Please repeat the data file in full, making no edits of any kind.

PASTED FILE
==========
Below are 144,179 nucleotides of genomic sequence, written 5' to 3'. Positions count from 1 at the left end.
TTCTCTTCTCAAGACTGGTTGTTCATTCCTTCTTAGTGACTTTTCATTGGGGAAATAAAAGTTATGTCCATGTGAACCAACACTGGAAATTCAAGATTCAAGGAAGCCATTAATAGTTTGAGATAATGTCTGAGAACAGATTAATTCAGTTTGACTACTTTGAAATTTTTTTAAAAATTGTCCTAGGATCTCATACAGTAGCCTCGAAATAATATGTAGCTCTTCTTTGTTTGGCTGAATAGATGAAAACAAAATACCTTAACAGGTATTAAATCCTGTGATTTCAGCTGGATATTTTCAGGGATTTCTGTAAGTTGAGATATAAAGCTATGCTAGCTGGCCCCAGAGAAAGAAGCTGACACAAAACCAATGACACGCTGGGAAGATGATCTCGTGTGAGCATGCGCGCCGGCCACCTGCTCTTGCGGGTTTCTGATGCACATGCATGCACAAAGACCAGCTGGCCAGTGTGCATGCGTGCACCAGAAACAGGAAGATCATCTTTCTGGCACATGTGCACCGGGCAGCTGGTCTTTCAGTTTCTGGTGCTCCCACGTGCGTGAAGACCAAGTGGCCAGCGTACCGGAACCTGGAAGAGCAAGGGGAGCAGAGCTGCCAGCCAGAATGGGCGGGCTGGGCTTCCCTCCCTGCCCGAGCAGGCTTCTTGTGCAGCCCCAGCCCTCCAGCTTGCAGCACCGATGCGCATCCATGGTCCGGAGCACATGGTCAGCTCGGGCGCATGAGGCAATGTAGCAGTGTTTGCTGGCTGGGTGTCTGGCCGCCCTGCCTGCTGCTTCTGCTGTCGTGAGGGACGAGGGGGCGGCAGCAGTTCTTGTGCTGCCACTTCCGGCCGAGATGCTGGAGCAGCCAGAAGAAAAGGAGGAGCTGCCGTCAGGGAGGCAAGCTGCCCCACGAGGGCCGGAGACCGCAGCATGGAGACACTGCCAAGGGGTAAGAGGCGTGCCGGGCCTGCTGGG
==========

Below are 144,179 nucleotides of genomic sequence, written 5' to 3'. Positions count from 1 at the left end.
TTCTCTTCTCAAGACTGGTTGTTCATTCCTTCTTAGTGACTTTTCATTGGGGAAATAAAAGTTATGTCCATGTGAACCAACACTGGAAATTCAAGATTCAAGGAAGCCATTAATAGTTTGAGATAATGTCTGAGAACAGATTAATTCAGTTTGACTACTTTGAAATTTTTTTAAAAATTGTCCTAGGATCTCATACAGTAGCCTCGAAATAATATGTAGCTCTTCTTTGTTTGGCTGAATAGATGAAAACAAAATACCTTAACAGGTATTAAATCCTGTGATTTCAGCTGGATATTTTCAGGGATTTCTGTAAGTTGAGATATAAAGCTATGCTAGCTGGCCCCAGAGAAAGAAGCTGACACAAAACCAATGACACGCTGGGAAGATGATCTCGTGTGAGCATGCGCGCCGGCCACCTGCTCTTGCGGGTTTCTGATGCACATGCATGCACAAAGACCAGCTGGCCAGTGTGCATGCGTGCACCAGAAACAGGAAGATCATCTTTCTGGCACATGTGCACCGGGCAGCTGGTCTTTCAGTTTCTGGTGCTCCCACGTGCGTGAAGACCAAGTGGCCAGCGTACCGGAACCTGGAAGAGCAAGGGGAGCAGAGCTGCCAGCCAGAATGGGCGGGCTGGGCTTCCCTCCCTGCCCGAGCAGGCTTCTTGTGCAGCCCCAGCCCTCCAGCTTGCAGCACCGATGCGCATCCATGGTCCGGAGCACATGGTCAGCTCGGGCGCATGAGGCAATGTAGCAGTGTTTGCTGGCTGGGTGTCTGGCCGCCCTGCCTGCTGCTTCTGCTGTCGTGAGGGACGAGGGGGCGGCAGCAGTTCTTGTGCTGCCACTTCCGGCCGAGATGCTGGAGCAGCCAGAAGAAAAGGAGGAGCTGCCGTCAGGGAGGCAAGCTGCCCCACGAGGGCCGGAGACCGCAGCATGGAGACACTGCCAAGGGGTAAGAGGCGTGCCGGGCCTGCTGGG